I didn’t grow up observing Lent. Like most Southerners, I grew up Baptist and never participated in Ash Wednesday or Lent. To be fair, Lent is not scriptural, but it can be transformational if done correctly.
In the few years that I have participated in Lent, I have prayed about what I was to do for the 40 day observance. A lot of people give up things for Lent that they know they will not miss. This is missing the point. Others give up things they shouldn’t be doing anyway. You don’t need a religious observance to make yourself do the right thing. Lent should be purposeful.
One year, I gave up coffee. If you have read other articles on this blog (which I doubt), you know that I love coffee. Not only was this a sacrifice, it was also a healthy decision. I used to drink far too much coffee. So, giving it up was something that was difficult for me and it helped me remain mindful of my consumption when Lent was over. Now, except for rare occasions, I limit myself to two cups a day. Lent, then, was more than a man-made religious ritual, it was a starter for the formation of better habits.
If you are not using Lent for a time of spiritual growth, you are just playing church.
Last year, I gave up burgers. I also love burgers – really good burgers. Since my return to the office working world, I found that eating had become a ritual of convenience. Something about that casual approach to my body really bothered me. Meals, all meals, should be a time of thanksgiving and relaxation. Grabbing a quick meal, though sometimes a necessity, cannot become a routine. Taking time to enjoy your food and show gratitude for it is important. In America, we sometimes ignore the spiritual aspect of eating as we whoosh through a drive-thru on the way to whatever else we have crammed into our calendar. When I gave up burgers, I gave up something I loved but I also became more intentional in my eating – and more thankful. Lent became more than a man-made ritual, it became the source of better habits.
That first burger after Easter, like the first cup of coffee before that, was really good, by the way.
This year, I am trying something different. I am giving up wasted time. Shouldn’t we do that anyway, you ask? Yes, imaginary person, we should! However, with the removal of one thing, there has to be the taking on of something else. So, I am not simply giving up wasted time. You can’t give up wasted time and do nothing (because that is wasted time). I am adding some spiritual formation to my day.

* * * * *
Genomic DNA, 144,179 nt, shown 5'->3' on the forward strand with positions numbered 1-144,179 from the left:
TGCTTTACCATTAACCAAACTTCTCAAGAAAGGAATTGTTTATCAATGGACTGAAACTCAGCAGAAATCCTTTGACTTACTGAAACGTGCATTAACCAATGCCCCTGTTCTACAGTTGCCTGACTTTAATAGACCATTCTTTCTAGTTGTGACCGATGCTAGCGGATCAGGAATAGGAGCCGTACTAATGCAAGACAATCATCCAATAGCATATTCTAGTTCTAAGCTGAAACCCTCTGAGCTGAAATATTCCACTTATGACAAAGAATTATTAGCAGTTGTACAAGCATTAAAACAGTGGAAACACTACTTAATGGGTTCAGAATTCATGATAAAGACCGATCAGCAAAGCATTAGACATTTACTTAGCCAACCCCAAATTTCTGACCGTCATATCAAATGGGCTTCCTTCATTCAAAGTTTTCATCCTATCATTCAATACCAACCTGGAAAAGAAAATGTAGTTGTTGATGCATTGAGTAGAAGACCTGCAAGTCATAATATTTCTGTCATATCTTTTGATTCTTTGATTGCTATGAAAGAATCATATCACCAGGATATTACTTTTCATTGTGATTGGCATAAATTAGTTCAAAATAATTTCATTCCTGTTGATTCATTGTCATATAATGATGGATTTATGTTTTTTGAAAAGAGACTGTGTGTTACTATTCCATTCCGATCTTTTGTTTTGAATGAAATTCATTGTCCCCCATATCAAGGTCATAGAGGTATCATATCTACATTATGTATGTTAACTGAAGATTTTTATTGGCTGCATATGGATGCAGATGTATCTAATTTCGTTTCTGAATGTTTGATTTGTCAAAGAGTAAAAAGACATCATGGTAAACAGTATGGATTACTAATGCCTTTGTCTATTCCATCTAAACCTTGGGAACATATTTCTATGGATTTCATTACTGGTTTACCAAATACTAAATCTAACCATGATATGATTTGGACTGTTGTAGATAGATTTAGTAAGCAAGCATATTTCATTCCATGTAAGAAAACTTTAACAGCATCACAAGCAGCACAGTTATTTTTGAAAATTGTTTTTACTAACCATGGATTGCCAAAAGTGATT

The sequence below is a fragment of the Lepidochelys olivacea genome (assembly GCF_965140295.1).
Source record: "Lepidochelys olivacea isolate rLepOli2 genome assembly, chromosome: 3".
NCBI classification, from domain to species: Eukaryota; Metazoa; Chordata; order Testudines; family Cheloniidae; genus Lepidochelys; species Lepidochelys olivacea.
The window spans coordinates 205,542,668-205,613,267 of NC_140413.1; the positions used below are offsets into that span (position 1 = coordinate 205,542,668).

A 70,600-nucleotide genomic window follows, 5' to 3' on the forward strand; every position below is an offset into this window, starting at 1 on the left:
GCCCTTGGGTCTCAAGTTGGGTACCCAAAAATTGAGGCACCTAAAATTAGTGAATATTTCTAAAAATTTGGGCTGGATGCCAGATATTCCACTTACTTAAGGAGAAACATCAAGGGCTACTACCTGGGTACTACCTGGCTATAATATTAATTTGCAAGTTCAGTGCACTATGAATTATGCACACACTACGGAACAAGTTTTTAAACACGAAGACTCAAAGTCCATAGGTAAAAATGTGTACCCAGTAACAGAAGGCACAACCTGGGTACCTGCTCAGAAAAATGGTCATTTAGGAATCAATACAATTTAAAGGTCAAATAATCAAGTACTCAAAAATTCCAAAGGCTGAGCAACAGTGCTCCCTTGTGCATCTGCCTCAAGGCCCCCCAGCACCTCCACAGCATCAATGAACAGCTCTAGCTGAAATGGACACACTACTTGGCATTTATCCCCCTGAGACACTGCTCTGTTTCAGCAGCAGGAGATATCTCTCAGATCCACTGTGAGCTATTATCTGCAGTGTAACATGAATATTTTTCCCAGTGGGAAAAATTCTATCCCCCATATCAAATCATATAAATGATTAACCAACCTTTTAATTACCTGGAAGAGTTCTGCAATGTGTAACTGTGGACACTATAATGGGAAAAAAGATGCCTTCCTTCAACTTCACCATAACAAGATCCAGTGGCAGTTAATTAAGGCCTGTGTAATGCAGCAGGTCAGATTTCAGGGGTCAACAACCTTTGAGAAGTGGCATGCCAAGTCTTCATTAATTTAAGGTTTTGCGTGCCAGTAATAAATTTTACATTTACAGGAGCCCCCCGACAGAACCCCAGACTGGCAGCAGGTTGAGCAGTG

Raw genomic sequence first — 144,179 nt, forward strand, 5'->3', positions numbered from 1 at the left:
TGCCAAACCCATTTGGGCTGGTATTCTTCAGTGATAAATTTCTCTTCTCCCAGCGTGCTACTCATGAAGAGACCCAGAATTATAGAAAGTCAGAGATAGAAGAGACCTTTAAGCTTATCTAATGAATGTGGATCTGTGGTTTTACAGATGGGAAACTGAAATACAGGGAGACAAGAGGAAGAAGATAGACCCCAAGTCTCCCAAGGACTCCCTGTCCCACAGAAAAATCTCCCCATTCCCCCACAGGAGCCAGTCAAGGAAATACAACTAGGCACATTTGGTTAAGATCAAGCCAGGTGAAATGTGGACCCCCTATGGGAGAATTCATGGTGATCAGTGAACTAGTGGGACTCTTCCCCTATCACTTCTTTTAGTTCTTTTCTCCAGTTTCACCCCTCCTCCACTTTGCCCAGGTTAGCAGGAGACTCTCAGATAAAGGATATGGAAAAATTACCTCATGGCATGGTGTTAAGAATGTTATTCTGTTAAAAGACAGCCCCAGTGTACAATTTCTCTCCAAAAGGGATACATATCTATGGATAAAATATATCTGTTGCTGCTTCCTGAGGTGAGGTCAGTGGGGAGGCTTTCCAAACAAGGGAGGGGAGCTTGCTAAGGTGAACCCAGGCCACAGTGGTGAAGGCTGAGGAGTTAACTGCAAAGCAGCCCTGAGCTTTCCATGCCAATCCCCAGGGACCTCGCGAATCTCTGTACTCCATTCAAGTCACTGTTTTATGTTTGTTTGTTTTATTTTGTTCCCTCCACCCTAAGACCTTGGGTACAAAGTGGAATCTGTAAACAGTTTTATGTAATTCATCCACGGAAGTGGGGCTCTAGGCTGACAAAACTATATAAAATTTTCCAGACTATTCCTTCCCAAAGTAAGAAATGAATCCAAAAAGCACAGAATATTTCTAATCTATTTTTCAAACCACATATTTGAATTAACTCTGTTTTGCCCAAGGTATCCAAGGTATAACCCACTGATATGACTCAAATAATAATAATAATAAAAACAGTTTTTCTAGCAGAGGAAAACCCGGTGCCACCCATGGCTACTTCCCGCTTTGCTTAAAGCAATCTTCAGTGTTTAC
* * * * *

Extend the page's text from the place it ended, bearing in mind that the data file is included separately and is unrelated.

Everything is spiritual. Everything.
This year, for Lent, I am replacing my wasted time with four tasks. This year, I will exercise every morning. I will also spend time each day (morning hopefully) in prayer and reflection. Additionally, I will write something every day. It may be a paragraph or it may be a full article on something. No one is expecting a masterpiece from me anyway, but I expect more discipline in my writing. So, in that respect, Lent can be formative. Finally, I will replace negative thoughts with positive thoughts.
Most people consider me to be a pretty optimistic, positive person. However, there are times when, like most people, I assume the worst first. When I catch my thoughts wandering, which they do when I am tired especially, I am going to stop right then and think something good about the situation, person, or task at hand. This task will be hard, but is entirely scriptural (1 Peter 3:9, Romans 12:12, Proverbs 4:23, 1 Corinthians 10:31, Jeremiah 17:10, Psalm 19:14, Proverbs 17:22). A spiritual teacher once wrote that we give power to the things we dwell on. If we dwell on negative things, evil, we empower those things in our lives. Perhaps this is why Jesus told us not to be anxious.
whatever is true, whatever is honorable, whatever is just, whatever is pure, whatever is lovely, whatever is commendable, if there is any excellence, if there is anything worthy of praise, think about these things. Philippians 4:8
This year may be the most difficult Lent ever. It could also be the most rewarding. Here we go!
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